With that, I would like to turn the call over to Robert to walk through the details of our third quarter results.

Robert Olson

Thank you, George and good morning everyone. Let’s begin with an overview of the quarter starting on Slide 8. Revenue of $2.45 billion declined about 2% year-over-year on a reported basis, including a 3% headwind in foreign currency. Acquisitions contributed 3 percentage points of revenue growth, which was offset by a 3% decline from divestitures. As George mentioned, organic revenue growth of 1.5% was driven by our Integrated Solutions & Services businesses in both North America and rest of world.

Before special items, segment operating income was $355 million and the operating margin was 14.5%, which included a 20 basis point headwind related to non-cash purchase accounting. Excluding purchase accounting, the segment operating margin contracted 10 basis points year-over-year as volume leverage and productivity benefits were more than offset by negative mix. Overall, earnings per share before special items increased $0.08 year-over-year, primarily related to lower restructuring spend compared to the prior year period. Productivity savings helped to offset the impact of FX, incremental purchase price accounting and negative mix.

Turning to orders on Slide 9, total orders increased 4% year-over-year, with 5% growth in service and 8% increase in integrated solutions and a 3% decline in products. Total backlog of $4.79 billion increased 3% on a quarter sequential basis and 8% year-over-year, partly driven by acquisitions. Total backlog increased 4% organically on a year-over-year basis.

Now let’s get into the details of each of the segments, starting first with North America Integrated Solutions & Services on Slide 10. Revenue in the quarter of $1.0 billion increased 3% on a reported basis. Organic revenue growth of 2.5% in the quarter was driven by a 4% increase in integrated solutions and a 1% growth in service. 1% contribution from acquisitions was partially offset by the negative impact of the weaker Canadian dollar. Before special items, operating income in the quarter was $148 million, and the operating margin declined 150 basis points year-over-year to 14.7%, including a 30 basis point headwind related to non-cash purchase accounting. Underlying margin declined 120 basis points due to increased investments and a higher mix of installation revenue compared to the prior year. Total orders grew 3% year-over-year, representing another solid quarter of growth, led by 4% growth in integrated solutions and 3% growth in service. Total backlog of $2.67 billion increased 5% year-over-year and 3% on a quarter-sequential basis.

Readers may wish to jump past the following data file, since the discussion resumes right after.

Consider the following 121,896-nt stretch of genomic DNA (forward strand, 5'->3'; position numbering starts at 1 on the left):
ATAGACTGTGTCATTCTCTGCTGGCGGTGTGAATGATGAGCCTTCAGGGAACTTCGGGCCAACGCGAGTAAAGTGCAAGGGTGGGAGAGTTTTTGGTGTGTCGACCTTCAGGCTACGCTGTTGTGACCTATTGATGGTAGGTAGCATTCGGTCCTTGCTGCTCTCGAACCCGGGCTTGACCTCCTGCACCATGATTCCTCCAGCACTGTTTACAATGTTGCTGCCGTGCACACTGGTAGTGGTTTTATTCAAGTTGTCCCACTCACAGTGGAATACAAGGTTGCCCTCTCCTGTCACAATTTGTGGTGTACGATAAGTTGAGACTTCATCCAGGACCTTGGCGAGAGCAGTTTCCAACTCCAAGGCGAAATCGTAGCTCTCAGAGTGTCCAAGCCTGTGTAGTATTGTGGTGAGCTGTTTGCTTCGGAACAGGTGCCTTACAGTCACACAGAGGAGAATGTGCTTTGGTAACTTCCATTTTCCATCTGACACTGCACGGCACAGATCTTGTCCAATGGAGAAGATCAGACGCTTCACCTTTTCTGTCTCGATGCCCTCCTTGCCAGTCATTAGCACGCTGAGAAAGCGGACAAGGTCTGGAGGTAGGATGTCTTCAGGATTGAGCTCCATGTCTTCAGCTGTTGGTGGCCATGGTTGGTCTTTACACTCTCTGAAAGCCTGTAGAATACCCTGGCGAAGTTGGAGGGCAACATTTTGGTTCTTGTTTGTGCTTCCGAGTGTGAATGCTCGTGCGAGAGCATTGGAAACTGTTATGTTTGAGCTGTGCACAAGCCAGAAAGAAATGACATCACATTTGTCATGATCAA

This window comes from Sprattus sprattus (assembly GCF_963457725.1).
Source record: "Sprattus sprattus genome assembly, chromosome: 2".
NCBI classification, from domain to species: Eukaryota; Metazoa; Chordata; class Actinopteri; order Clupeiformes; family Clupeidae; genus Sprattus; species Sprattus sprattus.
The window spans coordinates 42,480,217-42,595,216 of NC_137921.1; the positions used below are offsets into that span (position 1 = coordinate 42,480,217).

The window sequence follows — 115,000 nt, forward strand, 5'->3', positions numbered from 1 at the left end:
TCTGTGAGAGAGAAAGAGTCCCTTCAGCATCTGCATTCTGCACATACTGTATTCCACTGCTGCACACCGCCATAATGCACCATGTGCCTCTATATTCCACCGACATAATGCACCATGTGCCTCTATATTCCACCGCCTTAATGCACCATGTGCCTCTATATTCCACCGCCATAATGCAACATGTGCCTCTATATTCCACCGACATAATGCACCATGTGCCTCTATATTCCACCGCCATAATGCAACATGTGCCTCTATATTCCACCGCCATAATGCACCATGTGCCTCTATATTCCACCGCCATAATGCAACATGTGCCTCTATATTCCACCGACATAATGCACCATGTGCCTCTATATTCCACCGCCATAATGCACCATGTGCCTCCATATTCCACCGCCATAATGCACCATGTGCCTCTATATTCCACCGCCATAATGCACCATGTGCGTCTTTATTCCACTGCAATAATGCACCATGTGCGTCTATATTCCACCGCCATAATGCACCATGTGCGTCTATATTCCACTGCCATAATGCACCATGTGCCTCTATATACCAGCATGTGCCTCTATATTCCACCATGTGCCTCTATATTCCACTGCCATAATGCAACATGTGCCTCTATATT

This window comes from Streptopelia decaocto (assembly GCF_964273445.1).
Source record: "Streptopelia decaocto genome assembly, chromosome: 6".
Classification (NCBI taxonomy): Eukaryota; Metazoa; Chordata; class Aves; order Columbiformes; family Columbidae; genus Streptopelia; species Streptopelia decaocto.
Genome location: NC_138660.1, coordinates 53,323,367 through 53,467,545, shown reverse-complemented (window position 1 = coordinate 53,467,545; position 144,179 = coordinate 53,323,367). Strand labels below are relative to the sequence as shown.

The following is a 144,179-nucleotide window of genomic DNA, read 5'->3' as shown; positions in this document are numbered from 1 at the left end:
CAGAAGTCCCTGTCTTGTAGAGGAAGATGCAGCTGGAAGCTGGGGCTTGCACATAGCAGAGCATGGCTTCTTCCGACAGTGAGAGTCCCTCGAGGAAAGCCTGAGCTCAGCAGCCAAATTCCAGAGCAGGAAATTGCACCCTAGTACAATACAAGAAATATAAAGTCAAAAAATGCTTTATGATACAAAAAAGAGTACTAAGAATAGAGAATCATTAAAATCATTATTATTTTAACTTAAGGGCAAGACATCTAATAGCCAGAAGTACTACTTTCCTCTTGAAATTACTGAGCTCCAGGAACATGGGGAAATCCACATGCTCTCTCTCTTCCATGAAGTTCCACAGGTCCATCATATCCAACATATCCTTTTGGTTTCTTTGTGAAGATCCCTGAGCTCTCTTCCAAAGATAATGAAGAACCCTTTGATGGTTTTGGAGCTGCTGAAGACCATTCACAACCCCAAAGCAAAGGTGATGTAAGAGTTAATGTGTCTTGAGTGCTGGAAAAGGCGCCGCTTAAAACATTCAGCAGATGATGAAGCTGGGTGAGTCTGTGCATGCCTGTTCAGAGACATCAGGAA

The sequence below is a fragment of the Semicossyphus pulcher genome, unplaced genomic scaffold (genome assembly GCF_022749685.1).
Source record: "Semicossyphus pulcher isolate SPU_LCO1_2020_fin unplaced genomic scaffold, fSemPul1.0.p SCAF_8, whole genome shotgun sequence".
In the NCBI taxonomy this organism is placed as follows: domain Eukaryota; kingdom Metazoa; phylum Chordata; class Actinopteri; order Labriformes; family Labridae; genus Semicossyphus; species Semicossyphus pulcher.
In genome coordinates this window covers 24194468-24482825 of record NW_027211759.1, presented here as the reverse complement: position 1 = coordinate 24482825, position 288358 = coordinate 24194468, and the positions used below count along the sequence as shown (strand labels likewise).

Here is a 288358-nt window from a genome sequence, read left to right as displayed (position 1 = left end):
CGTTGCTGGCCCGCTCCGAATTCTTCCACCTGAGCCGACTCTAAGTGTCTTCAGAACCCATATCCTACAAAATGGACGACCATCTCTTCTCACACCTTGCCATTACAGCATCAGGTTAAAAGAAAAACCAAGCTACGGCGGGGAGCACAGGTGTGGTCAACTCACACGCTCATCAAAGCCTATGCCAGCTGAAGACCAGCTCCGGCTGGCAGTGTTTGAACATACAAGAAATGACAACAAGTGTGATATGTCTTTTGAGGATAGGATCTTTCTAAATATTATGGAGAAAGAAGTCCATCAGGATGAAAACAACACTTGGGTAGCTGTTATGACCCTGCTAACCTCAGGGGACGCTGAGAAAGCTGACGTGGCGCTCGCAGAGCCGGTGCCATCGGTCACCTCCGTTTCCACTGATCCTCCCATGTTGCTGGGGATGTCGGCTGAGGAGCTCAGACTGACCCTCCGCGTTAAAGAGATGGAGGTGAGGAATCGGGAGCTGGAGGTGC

Turning to Slide 11, Rest of World Integrated Solutions & Services. Revenue of $794 million, decreased 6% year-over-year, including a 6% unfavorable impact from FX. Organic revenue grew 2% with balanced growth in service and the integrated solutions. Acquisitions contributed 7% to revenue growth, which was more than offset by a 9% headwind from divestitures. Before special items, operating income was $92 million. The segment operating margin expanded 60 basis points year-over-year to 11.6%, including a 30 basis point headwind related to non-cash purchase accounting. The underlying margin increase of 90 basis points was driven by volume leverage, improved execution and productivity benefits.

Turning to order activity in Rest of World, year-over-year orders increased 10%, with 8% growth in service and 12% growth in integrated solutions, driven primarily by acquisitions. On an organic basis, Rest of World orders increased 3% year-over-year with 2% growth in service and 4% growth in integrated solutions. Backlog of $1.94 billion grew 14% on a year-over-year basis. Although the consolidation of our joint venture in the Middle East contributed to the improvement. On an organic basis, backlog increased 6%. On a quarter-sequential basis, backlog increased 2%.